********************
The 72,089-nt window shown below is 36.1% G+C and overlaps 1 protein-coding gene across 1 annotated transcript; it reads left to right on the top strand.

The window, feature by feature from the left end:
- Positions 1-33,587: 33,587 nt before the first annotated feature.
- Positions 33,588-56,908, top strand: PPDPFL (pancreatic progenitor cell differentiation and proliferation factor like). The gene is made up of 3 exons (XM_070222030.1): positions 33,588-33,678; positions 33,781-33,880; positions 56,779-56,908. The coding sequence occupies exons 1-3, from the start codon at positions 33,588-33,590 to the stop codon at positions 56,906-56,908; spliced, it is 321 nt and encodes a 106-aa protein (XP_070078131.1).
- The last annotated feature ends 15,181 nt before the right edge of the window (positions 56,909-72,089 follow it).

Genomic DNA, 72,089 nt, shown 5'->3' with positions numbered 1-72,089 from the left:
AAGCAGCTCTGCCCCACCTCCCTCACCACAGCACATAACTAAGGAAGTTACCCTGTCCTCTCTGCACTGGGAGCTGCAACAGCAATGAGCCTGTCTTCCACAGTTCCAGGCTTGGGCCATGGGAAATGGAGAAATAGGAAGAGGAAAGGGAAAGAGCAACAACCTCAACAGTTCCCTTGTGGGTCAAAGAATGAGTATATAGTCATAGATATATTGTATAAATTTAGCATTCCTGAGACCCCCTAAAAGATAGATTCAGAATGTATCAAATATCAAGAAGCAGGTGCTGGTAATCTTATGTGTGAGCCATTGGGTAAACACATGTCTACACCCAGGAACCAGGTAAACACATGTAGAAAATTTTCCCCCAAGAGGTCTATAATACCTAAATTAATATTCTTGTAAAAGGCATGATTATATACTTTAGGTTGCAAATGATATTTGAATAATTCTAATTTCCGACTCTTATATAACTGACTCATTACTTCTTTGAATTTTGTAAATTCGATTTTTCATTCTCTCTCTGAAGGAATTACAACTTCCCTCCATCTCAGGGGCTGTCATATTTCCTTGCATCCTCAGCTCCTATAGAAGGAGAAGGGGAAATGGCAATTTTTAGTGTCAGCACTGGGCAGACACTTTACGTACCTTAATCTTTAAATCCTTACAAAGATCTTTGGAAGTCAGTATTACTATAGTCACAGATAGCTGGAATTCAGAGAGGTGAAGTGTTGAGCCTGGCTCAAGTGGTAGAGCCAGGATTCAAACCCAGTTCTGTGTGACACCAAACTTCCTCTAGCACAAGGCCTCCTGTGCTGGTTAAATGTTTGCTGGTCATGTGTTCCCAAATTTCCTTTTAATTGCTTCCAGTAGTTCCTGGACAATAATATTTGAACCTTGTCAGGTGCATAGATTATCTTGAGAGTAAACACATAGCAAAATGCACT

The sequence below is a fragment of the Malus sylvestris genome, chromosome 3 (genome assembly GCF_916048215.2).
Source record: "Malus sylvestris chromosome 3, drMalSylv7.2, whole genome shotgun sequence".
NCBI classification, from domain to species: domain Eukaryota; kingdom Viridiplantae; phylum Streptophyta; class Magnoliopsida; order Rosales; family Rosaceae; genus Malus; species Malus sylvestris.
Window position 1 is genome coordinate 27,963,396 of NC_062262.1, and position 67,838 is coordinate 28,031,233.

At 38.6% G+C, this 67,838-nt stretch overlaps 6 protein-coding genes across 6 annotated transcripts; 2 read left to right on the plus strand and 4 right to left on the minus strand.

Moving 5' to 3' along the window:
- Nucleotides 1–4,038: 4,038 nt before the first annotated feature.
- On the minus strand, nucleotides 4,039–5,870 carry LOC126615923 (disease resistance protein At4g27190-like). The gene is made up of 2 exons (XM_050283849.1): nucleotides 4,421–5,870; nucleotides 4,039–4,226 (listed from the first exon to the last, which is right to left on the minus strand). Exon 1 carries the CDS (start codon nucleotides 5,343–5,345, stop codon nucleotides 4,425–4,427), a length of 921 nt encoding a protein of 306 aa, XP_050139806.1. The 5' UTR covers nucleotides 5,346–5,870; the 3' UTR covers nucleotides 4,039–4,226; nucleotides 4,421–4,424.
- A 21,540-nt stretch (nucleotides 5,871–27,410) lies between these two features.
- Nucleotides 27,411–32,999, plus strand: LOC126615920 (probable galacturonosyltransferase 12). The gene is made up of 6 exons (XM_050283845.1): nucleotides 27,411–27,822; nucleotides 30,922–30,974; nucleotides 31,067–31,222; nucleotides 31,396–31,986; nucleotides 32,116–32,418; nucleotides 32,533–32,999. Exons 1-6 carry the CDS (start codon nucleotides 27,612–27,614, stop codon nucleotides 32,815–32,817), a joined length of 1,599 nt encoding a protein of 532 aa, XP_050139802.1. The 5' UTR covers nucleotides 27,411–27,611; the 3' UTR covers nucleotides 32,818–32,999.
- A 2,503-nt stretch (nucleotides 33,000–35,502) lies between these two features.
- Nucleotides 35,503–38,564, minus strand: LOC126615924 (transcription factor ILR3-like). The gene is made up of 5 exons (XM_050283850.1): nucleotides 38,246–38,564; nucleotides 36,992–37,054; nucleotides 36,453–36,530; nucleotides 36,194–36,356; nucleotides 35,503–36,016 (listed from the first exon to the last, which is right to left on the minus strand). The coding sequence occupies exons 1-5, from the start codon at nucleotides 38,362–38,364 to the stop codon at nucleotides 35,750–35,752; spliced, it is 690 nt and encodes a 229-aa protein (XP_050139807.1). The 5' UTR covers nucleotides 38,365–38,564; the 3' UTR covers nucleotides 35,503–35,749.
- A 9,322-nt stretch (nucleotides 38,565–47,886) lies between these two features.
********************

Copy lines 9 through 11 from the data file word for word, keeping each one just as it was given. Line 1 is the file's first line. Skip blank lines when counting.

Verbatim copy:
Source record: "Malus sylvestris chromosome 3, drMalSylv7.2, whole genome shotgun sequence".
NCBI classification, from domain to species: domain Eukaryota; kingdom Viridiplantae; phylum Streptophyta; class Magnoliopsida; order Rosales; family Rosaceae; genus Malus; species Malus sylvestris.
Window position 1 is genome coordinate 27,963,396 of NC_062262.1, and position 67,838 is coordinate 28,031,233.